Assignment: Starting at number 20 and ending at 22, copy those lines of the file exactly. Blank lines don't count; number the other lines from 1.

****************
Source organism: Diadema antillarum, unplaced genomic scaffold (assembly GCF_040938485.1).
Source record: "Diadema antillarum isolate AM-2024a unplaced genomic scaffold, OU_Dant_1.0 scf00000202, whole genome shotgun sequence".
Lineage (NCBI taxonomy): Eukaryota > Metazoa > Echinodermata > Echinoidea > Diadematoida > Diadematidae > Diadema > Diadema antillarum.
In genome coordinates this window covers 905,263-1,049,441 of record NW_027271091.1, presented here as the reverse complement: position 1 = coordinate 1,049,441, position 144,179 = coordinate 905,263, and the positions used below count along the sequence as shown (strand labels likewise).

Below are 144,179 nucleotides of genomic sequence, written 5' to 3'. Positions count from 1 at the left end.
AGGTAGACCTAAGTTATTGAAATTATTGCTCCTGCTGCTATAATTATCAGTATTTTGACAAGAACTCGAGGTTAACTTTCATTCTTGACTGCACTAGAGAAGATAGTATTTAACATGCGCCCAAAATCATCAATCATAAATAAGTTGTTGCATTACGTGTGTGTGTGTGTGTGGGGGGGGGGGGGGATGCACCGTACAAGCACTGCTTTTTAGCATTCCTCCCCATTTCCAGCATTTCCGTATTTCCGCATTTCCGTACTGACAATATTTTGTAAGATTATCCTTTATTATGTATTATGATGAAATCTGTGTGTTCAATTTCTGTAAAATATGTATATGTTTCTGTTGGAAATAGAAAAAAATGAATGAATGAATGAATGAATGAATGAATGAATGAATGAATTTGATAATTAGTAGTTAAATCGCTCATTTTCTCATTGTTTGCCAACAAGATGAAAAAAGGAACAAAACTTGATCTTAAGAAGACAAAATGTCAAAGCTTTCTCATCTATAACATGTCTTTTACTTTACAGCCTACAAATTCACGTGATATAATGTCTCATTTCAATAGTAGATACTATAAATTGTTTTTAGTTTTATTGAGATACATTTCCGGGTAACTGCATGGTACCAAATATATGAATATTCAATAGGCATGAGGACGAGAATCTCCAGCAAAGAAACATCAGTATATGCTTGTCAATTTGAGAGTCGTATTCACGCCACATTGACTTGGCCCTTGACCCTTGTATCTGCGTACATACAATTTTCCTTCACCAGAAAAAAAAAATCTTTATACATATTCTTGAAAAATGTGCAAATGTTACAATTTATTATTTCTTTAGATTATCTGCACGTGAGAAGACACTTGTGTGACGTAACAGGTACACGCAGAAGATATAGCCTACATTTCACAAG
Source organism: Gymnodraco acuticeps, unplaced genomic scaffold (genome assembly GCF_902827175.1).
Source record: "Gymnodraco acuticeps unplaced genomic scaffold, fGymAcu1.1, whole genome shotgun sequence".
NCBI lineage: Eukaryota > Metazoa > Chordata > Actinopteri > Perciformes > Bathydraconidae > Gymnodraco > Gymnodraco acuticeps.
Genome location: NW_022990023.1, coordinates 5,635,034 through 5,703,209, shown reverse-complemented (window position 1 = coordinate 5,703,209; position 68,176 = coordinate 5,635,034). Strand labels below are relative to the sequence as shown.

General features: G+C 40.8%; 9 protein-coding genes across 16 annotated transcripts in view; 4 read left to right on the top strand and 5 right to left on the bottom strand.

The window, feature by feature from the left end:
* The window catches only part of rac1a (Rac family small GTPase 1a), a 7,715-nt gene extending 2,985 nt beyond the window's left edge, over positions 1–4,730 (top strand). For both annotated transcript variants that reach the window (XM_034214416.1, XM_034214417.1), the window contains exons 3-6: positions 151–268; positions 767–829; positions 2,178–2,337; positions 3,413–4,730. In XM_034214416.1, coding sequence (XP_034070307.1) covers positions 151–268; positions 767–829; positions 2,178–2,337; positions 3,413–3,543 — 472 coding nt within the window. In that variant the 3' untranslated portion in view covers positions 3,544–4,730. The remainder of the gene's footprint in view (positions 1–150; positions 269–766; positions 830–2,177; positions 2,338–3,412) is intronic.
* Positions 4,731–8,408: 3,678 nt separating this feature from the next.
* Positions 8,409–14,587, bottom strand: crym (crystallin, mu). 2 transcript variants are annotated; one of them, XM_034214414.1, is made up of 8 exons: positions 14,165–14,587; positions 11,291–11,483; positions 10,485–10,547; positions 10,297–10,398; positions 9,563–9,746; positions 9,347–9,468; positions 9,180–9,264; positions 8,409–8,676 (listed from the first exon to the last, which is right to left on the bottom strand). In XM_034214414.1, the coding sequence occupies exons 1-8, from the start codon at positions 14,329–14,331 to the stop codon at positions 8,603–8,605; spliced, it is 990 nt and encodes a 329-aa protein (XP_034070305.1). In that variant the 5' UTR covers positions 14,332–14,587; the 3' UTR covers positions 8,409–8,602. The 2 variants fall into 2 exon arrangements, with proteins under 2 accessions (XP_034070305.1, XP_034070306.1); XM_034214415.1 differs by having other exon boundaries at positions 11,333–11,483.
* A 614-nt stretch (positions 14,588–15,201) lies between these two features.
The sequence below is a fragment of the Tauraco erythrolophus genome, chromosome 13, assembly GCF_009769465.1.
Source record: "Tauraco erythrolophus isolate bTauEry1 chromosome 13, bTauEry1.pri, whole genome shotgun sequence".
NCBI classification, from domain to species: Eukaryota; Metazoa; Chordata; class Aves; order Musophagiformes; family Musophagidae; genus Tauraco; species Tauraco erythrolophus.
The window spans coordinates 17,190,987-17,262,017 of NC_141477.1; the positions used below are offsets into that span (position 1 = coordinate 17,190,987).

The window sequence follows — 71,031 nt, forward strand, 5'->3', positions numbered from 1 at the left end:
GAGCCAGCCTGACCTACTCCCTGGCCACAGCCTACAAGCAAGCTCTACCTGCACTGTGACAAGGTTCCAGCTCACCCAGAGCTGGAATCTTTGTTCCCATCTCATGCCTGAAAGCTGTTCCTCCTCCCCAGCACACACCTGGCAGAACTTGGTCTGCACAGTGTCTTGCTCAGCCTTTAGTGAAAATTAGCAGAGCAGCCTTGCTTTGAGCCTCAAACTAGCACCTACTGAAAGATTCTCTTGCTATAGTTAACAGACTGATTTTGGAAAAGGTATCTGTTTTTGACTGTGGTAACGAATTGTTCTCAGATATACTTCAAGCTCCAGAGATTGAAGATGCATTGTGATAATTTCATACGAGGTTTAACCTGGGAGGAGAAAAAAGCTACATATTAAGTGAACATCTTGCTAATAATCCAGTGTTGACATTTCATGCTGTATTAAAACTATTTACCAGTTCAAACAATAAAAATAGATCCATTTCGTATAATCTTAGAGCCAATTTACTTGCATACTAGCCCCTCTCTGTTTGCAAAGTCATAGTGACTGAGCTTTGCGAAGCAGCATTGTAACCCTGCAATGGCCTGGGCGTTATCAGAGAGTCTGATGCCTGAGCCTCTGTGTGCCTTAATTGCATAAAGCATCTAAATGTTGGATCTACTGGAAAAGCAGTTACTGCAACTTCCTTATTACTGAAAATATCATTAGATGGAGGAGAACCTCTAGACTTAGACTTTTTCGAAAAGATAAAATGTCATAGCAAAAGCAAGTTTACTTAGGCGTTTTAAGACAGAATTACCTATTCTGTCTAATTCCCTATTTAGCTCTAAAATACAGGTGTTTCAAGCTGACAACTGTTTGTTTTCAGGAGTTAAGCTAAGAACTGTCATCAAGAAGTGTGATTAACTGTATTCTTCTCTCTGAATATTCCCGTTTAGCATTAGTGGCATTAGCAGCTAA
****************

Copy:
The window spans coordinates 17,190,987-17,262,017 of NC_141477.1; the positions used below are offsets into that span (position 1 = coordinate 17,190,987).

The window sequence follows — 71,031 nt, forward strand, 5'->3', positions numbered from 1 at the left end:
GAGCCAGCCTGACCTACTCCCTGGCCACAGCCTACAAGCAAGCTCTACCTGCACTGTGACAAGGTTCCAGCTCACCCAGAGCTGGAATCTTTGTTCCCATCTCATGCCTGAAAGCTGTTCCTCCTCCCCAGCACACACCTGGCAGAACTTGGTCTGCACAGTGTCTTGCTCAGCCTTTAGTGAAAATTAGCAGAGCAGCCTTGCTTTGAGCCTCAAACTAGCACCTACTGAAAGATTCTCTTGCTATAGTTAACAGACTGATTTTGGAAAAGGTATCTGTTTTTGACTGTGGTAACGAATTGTTCTCAGATATACTTCAAGCTCCAGAGATTGAAGATGCATTGTGATAATTTCATACGAGGTTTAACCTGGGAGGAGAAAAAAGCTACATATTAAGTGAACATCTTGCTAATAATCCAGTGTTGACATTTCATGCTGTATTAAAACTATTTACCAGTTCAAACAATAAAAATAGATCCATTTCGTATAATCTTAGAGCCAATTTACTTGCATACTAGCCCCTCTCTGTTTGCAAAGTCATAGTGACTGAGCTTTGCGAAGCAGCATTGTAACCCTGCAATGGCCTGGGCGTTATCAGAGAGTCTGATGCCTGAGCCTCTGTGTGCCTTAATTGCATAAAGCATCTAAATGTTGGATCTACTGGAAAAGCAGTTACTGCAACTTCCTTATTACTGAAAATATCATTAGATGGAGGAGAACCTCTAGACTTAGACTTTTTCGAAAAGATAAAATGTCATAGCAAAAGCAAGTTTACTTAGGCGTTTTAAGACAGAATTACCTATTCTGTCTAATTCCCTATTTAGCTCTAAAATACAGGTGTTTCAAGCTGACAACTGTTTGTTTTCAGGAGTTAAGCTAAGAACTGTCATCAAGAAGTGTGATTAACTGTATTCTTCTCTCTGAATATTCCCGTTTAGCATTAGTGGCATTAGCAGCTAA